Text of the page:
This is a well done list and this site is a great resource for information. Nearly everyone probably has a different list. I have been to 9 out of 10 of the places on this list and the one I feel definitely does not fit is Banff, as otherworldly beautiful as it is. My list would include many more BC locations as an American who moved here for the riding. I believe Rossland, Nelson and Fernie all would potentially land on the list if the authors of this article were to ride them. Squamish and Pemberton are world class as well but could easily be combined with the Whistler pick as they are immediate neighbors. In fact, I can think of another half dozen Canadian towns, mostly in BC, that rival many on this list. My list would also include Bend, Oregon just beating out Bellingham, WA and Hood River, OR. I would have to knock off Santa Fe to make room although it is one of my fave towns regardless of the great biking. My advice, everyone make it a priority to get to the top 20 places you have heard about and have never been, no matter the sacrifice. Looking very forward to seeing the 10th on the list that I have not been to as I am there in three weeks!

  • ethanm

    Geez, then there is Sun Valley too. A top 10 list is so difficult but fun to think about.

  • Trish Brown

    I’m in Ocala Fl about 15 mins from Santos and love it! Recently while vacationing in Gatlinburg TN I found CLIMBWORKS, which is an adventure park that offers mountain biking, zip lining and rafting. They have bike rentals on site (a little pricey since it’s near the tourist area, but the bikes are top notch.) Their 1.5 mile singletrack loop mountain bike course consists of the first 1/3 uphill, second 1/3 smooth flow, last 1/3 downhill, with a built in wooden downward spiraling ramp feature called “The Curliest”. The 1.5 Mile course might not sound like it’d be tough, but trust me you’ll get a good workout on the uphill portion! They take nice advantage of being in the Smokies! Likewise you’re able to get an awesome adrenaline rush as you speed through “the Curliest” on the downhill portion… Sure to put a grin on your face!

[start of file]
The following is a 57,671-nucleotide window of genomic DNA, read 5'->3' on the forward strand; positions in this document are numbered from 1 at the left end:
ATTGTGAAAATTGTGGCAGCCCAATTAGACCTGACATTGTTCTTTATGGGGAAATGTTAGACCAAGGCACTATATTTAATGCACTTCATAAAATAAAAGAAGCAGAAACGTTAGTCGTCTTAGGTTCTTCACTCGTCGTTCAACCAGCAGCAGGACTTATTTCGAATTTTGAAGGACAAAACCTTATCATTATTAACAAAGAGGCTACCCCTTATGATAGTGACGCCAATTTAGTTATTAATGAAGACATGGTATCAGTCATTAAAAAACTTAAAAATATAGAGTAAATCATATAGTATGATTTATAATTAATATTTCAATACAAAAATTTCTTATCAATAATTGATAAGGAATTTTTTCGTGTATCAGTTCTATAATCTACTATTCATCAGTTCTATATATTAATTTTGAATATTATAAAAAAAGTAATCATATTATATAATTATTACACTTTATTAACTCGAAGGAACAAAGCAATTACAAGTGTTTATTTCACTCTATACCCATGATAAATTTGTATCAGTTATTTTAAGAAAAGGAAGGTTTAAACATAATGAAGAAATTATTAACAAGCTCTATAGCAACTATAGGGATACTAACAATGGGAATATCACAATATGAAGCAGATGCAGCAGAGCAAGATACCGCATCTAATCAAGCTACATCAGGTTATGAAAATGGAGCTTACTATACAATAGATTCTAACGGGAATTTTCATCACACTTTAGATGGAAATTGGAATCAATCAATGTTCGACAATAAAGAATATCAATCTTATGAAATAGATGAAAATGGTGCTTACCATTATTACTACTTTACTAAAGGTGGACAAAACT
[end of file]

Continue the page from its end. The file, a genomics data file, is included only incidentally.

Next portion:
I’m use to the more technical courses at Santos (FL), so the speed you gain at CLIMBWORKS (TN) was a completely different experience for me. So much fun!